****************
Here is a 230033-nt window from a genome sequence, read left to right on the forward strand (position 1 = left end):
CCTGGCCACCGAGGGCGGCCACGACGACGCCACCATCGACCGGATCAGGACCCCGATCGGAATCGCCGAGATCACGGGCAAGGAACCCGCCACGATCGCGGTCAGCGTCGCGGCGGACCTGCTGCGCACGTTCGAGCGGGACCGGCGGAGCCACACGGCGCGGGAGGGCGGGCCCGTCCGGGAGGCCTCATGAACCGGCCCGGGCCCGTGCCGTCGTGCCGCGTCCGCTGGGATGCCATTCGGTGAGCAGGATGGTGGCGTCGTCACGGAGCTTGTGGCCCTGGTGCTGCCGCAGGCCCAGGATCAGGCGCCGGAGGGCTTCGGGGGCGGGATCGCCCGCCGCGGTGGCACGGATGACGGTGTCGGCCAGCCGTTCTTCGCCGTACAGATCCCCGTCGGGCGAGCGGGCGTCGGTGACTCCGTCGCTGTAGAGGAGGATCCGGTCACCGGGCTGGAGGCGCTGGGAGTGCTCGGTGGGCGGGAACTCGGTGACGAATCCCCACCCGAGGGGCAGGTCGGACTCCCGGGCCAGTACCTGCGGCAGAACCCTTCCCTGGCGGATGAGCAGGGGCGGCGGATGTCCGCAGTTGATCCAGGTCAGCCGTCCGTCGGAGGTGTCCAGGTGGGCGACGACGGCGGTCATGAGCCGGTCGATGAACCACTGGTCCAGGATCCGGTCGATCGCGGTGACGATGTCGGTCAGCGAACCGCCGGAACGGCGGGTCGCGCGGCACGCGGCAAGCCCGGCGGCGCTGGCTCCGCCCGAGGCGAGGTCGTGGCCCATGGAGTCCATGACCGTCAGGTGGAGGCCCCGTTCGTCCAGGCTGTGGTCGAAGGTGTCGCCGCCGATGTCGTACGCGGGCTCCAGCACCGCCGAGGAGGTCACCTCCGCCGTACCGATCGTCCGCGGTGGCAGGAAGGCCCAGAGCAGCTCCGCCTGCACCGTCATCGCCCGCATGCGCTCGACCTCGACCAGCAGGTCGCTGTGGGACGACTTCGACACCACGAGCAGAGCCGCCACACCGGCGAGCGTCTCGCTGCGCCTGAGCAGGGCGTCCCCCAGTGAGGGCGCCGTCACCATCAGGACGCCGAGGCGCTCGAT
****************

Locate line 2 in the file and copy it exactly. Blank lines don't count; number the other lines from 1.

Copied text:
CCTGGCCACCGAGGGCGGCCACGACGACGCCACCATCGACCGGATCAGGACCCCGATCGGAATCGCCGAGATCACGGGCAAGGAACCCGCCACGATCGCGGTCAGCGTCGCGGCGGACCTGCTGCGCACGTTCGAGCGGGACCGGCGGAGCCACACGGCGCGGGAGGGCGGGCCCGTCCGGGAGGCCTCATGAACCGGCCCGGGCCCGTGCCGTCGTGCCGCGTCCGCTGGGATGCCATTCGGTGAGCAGGATGGTGGCGTCGTCACGGAGCTTGTGGCCCTGGTGCTGCCGCAGGCCCAGGATCAGGCGCCGGAGGGCTTCGGGGGCGGGATCGCCCGCCGCGGTGGCACGGATGACGGTGTCGGCCAGCCGTTCTTCGCCGTACAGATCCCCGTCGGGCGAGCGGGCGTCGGTGACTCCGTCGCTGTAGAGGAGGATCCGGTCACCGGGCTGGAGGCGCTGGGAGTGCTCGGTGGGCGGGAACTCGGTGACGAATCCCCACCCGAGGGGCAGGTCGGACTCCCGGGCCAGTACCTGCGGCAGAACCCTTCCCTGGCGGATGAGCAGGGGCGGCGGATGTCCGCAGTTGATCCAGGTCAGCCGTCCGTCGGAGGTGTCCAGGTGGGCGACGACGGCGGTCATGAGCCGGTCGATGAACCACTGGTCCAGGATCCGGTCGATCGCGGTGACGATGTCGGTCAGCGAACCGCCGGAACGGCGGGTCGCGCGGCACGCGGCAAGCCCGGCGGCGCTGGCTCCGCCCGAGGCGAGGTCGTGGCCCATGGAGTCCATGACCGTCAGGTGGAGGCCCCGTTCGTCCAGGCTGTGGTCGAAGGTGTCGCCGCCGATGTCGTACGCGGGCTCCAGCACCGCCGAGGAGGTCACCTCCGCCGTACCGATCGTCCGCGGTGGCAGGAAGGCCCAGAGCAGCTCCGCCTGCACCGTCATCGCCCGCATGCGCTCGACCTCGACCAGCAGGTCGCTGTGGGACGACTTCGACACCACGAGCAGAGCCGCCACACCGGCGAGCGTCTCGCTGCGCCTGAGCAGGGCGTCCCCCAGTGAGGGCGCCGTCACCATCAGGACGCCGAGGCGCTCGAT